Qwest (Q:NYSE) expanded the scope of its ongoing earnings restatement in a move that the company hopes will satisfy the federal investigators.

The big Denver telco Sunday night boosted to nearly $1.5 billion the amount of revenue it may reverse in a restatement of reported earnings over the period 1999-2001, as it reconsiders its accounting for so-called optical capacity swaps.

The company, which in July set plans to reduce revenue by $1.16 billion over the 1999-2001 period due to accounting irregularities, said Sunday that it had identified additional transactions for which restatements might be necessary. The company said it had located some $950 million in revenue and costs that might have to be reversed, though it noted that that figure may include some of July's estimate as well.

The restatements revolve around a telecom bubble-era practice known as swaps, short for swapping network capacity with competitors. Some analysts and industry insiders say these so-called indefeasible-right-of-use leases, or IRUs, helped Qwest pad not only its top line but its cash flow as well.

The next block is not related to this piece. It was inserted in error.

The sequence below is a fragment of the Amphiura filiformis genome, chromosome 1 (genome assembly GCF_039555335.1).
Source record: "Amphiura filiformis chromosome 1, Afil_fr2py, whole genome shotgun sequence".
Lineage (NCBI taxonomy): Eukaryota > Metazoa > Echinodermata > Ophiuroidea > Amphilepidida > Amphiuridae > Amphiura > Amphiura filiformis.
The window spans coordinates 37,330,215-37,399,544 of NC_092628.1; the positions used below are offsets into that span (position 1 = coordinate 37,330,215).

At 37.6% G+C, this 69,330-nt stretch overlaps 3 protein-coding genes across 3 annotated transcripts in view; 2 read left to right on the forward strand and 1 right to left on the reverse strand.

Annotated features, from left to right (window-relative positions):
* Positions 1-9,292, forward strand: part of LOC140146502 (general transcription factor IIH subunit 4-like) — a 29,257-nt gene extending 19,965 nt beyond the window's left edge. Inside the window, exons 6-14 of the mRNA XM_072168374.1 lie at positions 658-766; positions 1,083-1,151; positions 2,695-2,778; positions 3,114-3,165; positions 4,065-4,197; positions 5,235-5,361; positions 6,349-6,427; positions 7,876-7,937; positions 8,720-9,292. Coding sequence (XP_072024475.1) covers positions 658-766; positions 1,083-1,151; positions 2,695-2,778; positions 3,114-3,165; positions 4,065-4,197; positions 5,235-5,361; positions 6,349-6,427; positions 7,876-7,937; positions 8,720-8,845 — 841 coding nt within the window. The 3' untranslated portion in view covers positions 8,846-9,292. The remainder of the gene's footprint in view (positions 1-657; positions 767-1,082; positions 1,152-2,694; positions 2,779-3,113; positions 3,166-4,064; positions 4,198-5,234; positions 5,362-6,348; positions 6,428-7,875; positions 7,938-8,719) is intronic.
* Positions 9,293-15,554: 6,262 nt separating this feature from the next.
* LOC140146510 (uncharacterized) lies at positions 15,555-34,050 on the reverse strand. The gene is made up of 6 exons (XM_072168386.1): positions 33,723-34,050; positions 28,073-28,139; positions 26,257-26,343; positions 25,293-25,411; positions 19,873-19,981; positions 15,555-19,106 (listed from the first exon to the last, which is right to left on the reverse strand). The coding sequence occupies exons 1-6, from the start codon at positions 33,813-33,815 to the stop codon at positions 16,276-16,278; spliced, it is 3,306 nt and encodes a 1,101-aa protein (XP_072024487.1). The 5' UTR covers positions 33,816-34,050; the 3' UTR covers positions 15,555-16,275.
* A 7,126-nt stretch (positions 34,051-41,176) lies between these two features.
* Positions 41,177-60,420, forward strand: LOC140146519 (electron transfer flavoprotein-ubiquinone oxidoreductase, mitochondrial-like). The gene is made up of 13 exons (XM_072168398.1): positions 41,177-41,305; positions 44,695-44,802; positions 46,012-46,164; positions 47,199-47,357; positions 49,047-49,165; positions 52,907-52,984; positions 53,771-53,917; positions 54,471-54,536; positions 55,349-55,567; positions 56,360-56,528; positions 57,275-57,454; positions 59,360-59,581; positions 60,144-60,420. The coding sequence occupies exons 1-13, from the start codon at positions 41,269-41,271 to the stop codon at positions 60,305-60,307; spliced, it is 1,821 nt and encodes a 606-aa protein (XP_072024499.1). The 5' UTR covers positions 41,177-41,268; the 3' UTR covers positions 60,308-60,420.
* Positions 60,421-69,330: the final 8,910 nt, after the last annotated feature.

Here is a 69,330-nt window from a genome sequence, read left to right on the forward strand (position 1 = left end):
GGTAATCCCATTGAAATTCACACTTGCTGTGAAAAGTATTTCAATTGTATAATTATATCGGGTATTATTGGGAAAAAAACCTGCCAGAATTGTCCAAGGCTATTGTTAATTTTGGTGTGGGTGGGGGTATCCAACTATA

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Qwest has been under the cloud of a number of regulatory and criminal investigations regarding its business and accounting practices. But it expressed hope that the ongoing internal accounting probe might help to calm some of the feds' concerns. "Although the company has not had discussions with the staff of the SEC about resolution of the investigation, Qwest is optimistic that today's announcement represents a first step toward a possible resolution," the company said Sunday night.

Hope that the company will reach a deal with investigators and declining worries over its liquidity situation have pushed the stock higher in recent months. After wilting below the $2 mark early in the summer, Qwest has recovered to trade around $3 recently. It closed Friday at $2.85.